Lamivudine comes as a tablet and liquid to be taken orally. Lamivudine (Epivir®) is usually taken every 12 hours (twice a day). Lamivudine (Epivir-HBV®) is usually taken once a day.
Take this medication exactly as your doctor has prescribed it for you. Do not use more of the medication than recommended. Do not take lamivudine for longer than your doctor has prescribed.
Lamivudine can be taken with or without food.
To ensure that you get a correct dose, measure the liquid forms of lamivudine with a special dose-measuring spoon or cup, not with a regular table spoon. If you do not have a dose-measuring device, ask your pharmacist for one.
Epivir tablets and liquid contain a higher dose of lamivudine than Epivir-HBV®. Epivir® is for treating HIV and Epivir-HBV® is for treating hepatitis B. Each time you get a refill of this medication, be sure you have received the correct brand to treat your condition.
Furthermore, treatment of HIV/AIDS almost always requires using many medicines together. To best treat your condition, use all of your medications as directed by your doctor. Do not change your doses or medication schedule without advice from your doctor. Every person with HIV or AIDS should remain under the care of a doctor.
Additionally, in order to be sure this medication is helping your condition, your blood will need to be tested on a regular basis. Your kidney or liver function may also need to be tested. It is important that you not miss any scheduled visits to your doctor.
What special precautions should I follow?
BEFORE TAKING LAMIVUDINE:
Please inform your doctor if you have kidney disease, liver disease, pancreatitis, or problems with your muscles. If you have any of the conditions listed above, you may not be able to use lamivudine or you may need a dosage adjustment or special tests during treatment.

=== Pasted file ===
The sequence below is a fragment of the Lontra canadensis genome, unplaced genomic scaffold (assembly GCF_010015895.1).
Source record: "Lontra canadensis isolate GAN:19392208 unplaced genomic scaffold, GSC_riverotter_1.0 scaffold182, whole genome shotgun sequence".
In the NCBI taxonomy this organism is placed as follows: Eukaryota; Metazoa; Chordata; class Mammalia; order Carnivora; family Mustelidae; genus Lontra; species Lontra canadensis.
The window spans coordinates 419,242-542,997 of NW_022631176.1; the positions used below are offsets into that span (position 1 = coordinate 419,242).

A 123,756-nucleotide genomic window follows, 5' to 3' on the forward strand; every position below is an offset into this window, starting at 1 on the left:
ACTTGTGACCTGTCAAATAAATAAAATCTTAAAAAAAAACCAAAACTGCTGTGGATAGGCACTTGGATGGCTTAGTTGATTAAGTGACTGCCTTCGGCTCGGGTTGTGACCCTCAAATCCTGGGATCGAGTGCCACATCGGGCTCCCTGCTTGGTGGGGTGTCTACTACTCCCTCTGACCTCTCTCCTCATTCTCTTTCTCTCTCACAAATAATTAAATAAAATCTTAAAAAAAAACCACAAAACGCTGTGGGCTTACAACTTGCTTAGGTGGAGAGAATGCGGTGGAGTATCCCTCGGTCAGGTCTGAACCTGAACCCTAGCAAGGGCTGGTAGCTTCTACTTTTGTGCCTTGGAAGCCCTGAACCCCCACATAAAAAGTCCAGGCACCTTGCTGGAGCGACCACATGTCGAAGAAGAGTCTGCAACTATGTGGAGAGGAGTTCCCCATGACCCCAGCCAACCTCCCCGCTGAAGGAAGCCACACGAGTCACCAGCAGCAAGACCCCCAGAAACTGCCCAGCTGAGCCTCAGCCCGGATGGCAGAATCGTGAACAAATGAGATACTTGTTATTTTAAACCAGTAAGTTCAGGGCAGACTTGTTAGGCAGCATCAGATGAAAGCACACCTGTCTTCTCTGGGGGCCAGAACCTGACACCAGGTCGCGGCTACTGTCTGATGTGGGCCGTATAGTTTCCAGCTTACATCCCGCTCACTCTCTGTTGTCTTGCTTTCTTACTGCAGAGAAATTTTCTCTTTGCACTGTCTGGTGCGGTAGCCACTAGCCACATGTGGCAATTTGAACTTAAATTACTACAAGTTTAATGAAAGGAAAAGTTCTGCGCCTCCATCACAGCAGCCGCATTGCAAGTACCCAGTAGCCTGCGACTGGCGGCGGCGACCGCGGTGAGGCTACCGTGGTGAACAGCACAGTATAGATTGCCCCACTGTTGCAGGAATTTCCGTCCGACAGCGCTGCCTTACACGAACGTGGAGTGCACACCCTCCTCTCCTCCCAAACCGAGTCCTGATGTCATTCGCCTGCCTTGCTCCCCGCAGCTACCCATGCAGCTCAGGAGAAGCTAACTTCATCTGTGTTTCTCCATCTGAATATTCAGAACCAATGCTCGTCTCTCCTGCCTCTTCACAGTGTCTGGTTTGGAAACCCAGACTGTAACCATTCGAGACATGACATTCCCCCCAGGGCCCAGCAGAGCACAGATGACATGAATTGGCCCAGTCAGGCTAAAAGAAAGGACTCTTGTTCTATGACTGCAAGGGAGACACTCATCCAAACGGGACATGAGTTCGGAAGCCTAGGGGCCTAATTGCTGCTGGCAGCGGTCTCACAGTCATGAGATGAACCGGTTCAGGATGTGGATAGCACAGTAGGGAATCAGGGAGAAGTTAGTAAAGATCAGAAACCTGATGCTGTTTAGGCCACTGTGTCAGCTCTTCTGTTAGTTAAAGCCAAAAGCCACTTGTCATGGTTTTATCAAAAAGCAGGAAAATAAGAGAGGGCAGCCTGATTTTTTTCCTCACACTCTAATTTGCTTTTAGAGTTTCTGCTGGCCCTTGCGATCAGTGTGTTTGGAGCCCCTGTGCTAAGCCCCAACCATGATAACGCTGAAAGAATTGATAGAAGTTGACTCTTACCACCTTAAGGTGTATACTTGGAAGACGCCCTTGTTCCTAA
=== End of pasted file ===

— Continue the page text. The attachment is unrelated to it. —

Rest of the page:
If you have hepatitis B you may develop liver symptoms after you stop taking lamivudine, even months after stopping. Your doctor may want to check your liver at regular visits for several months after you stop using this medication. Do not miss any scheduled visits.
Also, if you have diabetes, you should know that the liquid forms of this medication contain 3 to 4 grams of sucrose (sugar) per dose.
Lamivudine is in the FDA pregnancy category C. This means that it is not known if it will be harmful to an unborn baby. Do not use this medication without telling your doctor if you are pregnant. It is very important to treat HIV/AIDS during pregnancy to reduce the risk of infecting the baby. Tell your doctor if you become pregnant during treatment.
Furthermore, it is not known if lamivudine passes into breast milk or if it could harm a nursing baby. Women with HIV or AIDS should not breast-feed. Even if your baby is born without HIV, you may still pass the virus to the baby in your breast milk.
Avoid having unprotected sex or sharing needles, razors, or toothbrushes. Taking this medication will not keep you from passing HIV to other people. Talk with your doctor about safe methods of preventing HIV transmission during sex, such as using a condom and spermicide. Sharing drug or medicine needles is never safe, even for a healthy person.
Additionally, avoid drinking alcohol while taking lamivudine. Alcohol may increase the risk of damage to your pancreas or liver.